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A Journey from Tanzania to the Academy Awards with Jane Goodall

A portrait of Jane Goodall while the documentary was being shot in Tanzania.
A portrait of Jane Goodall while the documentary was being shot in Tanzania.
Andre Zacher Neos Film CC Medien

The list of nominees for this year's Academy Award for Documentary Feature is out. Of the 15 films, two of them focus on environmental issues and the people and organizations who influence them: "Jane's Journey" and "If a Tree Falls: A Story of the Earth Liberation Front."

Jane's Journey, written and directed by Lorenz Knauer, traces famed primatologist Jane Goodall's life. From her childhood to her life in Tanzania, where she began research on chimpanzees in 1960, to her current work as an activist, the documentary looks at her message and international influence both in her research and advocacy.

Now, 77, she speaks around the world and raises money for the Jane Goodall Institute, a nonprofit dedicated to understanding and preserving apes and inspiring young people to care about animals and the environment. Readers can get an early inside look at Goodall's life on her blog, which chronicles her travels with photos and videos.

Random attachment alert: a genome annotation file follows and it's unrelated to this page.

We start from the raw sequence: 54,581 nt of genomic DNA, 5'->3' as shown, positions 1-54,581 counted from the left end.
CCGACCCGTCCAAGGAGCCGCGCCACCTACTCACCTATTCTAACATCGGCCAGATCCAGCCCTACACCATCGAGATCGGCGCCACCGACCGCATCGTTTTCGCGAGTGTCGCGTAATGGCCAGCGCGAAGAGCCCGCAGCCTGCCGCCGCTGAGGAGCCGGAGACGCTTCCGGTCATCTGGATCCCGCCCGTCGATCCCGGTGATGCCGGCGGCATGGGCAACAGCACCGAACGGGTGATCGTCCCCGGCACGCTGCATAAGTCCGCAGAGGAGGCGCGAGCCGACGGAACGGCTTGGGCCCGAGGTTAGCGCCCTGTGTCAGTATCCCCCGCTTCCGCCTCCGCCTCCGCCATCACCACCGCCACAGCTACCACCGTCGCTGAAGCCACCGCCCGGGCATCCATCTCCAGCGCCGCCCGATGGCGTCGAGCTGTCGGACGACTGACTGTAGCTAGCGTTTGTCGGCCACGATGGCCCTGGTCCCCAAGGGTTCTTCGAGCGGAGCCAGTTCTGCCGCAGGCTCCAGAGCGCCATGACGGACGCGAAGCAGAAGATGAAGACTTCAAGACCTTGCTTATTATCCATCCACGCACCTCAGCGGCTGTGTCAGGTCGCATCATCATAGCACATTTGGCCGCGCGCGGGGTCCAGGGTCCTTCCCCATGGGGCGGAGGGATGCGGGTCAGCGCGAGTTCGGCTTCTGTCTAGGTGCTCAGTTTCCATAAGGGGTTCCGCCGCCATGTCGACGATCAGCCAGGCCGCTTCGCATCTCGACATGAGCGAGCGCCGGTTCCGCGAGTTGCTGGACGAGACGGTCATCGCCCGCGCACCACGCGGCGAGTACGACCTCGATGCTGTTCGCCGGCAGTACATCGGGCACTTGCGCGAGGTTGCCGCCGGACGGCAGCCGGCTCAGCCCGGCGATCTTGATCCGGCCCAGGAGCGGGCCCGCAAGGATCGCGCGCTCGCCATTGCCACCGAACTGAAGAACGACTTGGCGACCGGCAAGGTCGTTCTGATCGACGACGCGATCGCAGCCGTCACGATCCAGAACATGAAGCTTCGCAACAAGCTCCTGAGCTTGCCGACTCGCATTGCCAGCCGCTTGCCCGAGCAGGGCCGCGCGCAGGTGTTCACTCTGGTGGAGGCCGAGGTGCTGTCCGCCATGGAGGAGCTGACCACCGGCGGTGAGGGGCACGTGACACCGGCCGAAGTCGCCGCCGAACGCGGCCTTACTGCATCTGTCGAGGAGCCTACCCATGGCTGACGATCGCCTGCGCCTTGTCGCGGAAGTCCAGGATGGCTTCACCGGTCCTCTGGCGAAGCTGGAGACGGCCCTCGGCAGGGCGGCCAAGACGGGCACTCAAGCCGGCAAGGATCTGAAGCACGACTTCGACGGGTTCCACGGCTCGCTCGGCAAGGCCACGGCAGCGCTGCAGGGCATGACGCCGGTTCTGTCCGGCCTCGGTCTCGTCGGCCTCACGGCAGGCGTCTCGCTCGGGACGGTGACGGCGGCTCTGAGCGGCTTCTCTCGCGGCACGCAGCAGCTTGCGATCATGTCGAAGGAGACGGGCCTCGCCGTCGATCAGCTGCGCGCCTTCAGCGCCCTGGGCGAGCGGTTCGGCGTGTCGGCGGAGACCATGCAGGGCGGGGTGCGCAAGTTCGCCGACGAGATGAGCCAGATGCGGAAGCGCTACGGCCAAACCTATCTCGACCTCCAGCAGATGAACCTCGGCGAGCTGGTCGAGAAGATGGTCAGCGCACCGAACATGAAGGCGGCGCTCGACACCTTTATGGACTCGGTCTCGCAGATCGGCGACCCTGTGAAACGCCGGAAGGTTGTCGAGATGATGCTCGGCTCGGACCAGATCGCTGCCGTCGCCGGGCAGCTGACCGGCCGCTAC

The documentary was filmed in Tanzania, England, USA, Australia, and Greenland, and was released Sept. 16. 

As a girl in England, Goodall dreamed of living with animals. She jumped at the chance to visit a friend's farm in Kenya as a young woman, quitting her job and moving back home to work as a waitress to save for her travel fare, according to her stie.

Three years later, she was a research assistant studying chimpanzees at the Gombe Stream National Park in Tanzania. She discovered the animals used simple tools to collect food, a surprising realization because the trait was attributed solely to humans.

Her observations showed that chimps are more like humans than anyone had imagined. They could be kind and altruistic or violent and cruel. She was inspired, and began traveling the world to advocate for conservation. Her book, The Chimpanzees of Gombe: Patterns of Behavior, was published in 1986 and chronicles 25 years of her observations, research and analysis.

Goodall writes on her site that in spite of the seemingly insurmountable problems in the world, she is able to base her hope for the future on four factors: That humans are beginning to understand that the future depends on the Earths, and thus can begin to solve the problem of protecting it, the unyielding human spirit, the resilience of nature and the energy and passion of young people.

It is easy to be overwhelmed by feelings of hopelessness as we look around the world. We are losing species at a terrible rate, the balance of nature is disturbed, and we are destroying our beautiful planet. We have fear about water supplies, where future energy will come from – and most recently the developed world has been mired in an economic crisis. But in spite of all this I do have hope.

Reviews are mixed about the film. The New York Times said it was intellectually flat but it "skirts by on the lightly likable charm of its subject," and the Village Voice called it "journalistically lame."

The Academy Awards will be presented on Sunday, Feb. 26 at the Kodak Theatre. Check back tomorrow for the scoop on "If a Tree Falls: A Story of the Earth Liberation Front,"which looks at the motives and development of the ELF, by Marshall Curry Productions, LLC.